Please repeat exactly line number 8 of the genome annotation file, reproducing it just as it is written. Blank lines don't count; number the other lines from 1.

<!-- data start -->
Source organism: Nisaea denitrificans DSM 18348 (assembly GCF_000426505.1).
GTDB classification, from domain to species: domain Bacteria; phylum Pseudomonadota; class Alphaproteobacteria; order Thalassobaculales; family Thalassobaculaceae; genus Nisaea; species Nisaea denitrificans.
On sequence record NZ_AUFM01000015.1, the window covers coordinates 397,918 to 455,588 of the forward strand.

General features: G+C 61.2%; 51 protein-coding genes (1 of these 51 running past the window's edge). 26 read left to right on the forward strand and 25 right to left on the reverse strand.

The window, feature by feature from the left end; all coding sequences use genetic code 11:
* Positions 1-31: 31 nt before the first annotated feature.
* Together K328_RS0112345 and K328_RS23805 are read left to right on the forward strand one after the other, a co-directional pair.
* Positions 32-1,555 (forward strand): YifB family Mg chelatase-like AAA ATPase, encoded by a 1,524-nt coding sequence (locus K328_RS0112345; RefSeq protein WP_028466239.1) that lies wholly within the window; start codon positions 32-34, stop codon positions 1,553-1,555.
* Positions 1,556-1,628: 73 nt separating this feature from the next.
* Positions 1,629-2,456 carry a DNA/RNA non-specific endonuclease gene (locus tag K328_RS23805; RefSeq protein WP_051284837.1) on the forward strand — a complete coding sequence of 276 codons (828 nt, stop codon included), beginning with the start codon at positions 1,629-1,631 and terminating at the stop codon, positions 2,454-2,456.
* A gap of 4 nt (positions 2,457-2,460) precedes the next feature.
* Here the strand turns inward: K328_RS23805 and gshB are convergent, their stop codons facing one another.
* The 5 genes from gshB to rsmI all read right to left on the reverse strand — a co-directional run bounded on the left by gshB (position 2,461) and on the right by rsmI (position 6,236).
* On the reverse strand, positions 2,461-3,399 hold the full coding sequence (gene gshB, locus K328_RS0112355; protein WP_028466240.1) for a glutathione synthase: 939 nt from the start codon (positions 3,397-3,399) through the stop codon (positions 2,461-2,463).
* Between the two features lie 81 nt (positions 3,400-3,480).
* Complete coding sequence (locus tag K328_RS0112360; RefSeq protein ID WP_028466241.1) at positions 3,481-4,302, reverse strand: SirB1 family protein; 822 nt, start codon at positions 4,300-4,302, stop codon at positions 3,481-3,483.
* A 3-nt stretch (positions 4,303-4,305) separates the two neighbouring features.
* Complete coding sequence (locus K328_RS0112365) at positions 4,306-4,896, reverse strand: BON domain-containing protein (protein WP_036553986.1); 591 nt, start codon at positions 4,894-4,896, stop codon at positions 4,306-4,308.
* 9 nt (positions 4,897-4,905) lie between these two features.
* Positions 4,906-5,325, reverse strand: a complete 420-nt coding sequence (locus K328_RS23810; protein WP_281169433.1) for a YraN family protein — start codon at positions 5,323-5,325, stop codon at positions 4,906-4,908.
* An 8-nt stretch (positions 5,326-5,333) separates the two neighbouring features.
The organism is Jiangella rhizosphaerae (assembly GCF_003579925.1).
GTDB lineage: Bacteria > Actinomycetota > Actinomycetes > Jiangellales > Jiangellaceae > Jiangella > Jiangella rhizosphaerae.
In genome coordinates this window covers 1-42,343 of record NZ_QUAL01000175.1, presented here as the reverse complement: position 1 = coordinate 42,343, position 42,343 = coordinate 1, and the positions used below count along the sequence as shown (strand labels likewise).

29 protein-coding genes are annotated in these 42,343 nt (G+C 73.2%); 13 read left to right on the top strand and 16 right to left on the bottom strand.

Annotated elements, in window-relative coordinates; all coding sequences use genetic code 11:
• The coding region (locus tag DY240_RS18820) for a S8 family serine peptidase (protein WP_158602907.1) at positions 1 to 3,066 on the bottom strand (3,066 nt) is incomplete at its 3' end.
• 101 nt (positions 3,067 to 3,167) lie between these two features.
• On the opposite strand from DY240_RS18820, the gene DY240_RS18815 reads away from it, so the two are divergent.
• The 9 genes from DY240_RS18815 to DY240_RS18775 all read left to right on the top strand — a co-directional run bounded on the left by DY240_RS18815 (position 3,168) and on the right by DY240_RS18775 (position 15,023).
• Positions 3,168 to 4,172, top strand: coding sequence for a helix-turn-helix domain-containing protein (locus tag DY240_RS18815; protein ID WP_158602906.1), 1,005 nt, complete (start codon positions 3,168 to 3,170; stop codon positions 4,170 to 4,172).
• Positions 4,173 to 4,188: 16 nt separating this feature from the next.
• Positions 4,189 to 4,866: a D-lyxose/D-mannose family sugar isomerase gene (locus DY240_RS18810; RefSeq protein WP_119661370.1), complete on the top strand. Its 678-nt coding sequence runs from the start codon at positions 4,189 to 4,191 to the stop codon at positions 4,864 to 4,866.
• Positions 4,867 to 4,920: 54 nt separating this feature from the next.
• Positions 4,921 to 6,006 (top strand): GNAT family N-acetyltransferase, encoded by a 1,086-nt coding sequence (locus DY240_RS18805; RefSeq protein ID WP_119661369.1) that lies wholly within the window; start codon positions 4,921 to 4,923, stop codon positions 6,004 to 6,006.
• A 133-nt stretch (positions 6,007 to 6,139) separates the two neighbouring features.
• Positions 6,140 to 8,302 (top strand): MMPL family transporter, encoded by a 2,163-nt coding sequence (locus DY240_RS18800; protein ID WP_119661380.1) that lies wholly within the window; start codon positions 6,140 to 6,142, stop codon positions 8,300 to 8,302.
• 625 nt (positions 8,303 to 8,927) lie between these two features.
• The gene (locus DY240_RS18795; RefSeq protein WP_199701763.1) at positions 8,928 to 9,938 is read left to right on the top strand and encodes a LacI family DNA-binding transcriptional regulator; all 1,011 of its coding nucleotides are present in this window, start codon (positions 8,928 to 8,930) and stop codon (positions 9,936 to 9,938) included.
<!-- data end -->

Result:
* Positions 32-1,555 (forward strand): YifB family Mg chelatase-like AAA ATPase, encoded by a 1,524-nt coding sequence (locus K328_RS0112345; RefSeq protein WP_028466239.1) that lies wholly within the window; start codon positions 32-34, stop codon positions 1,553-1,555.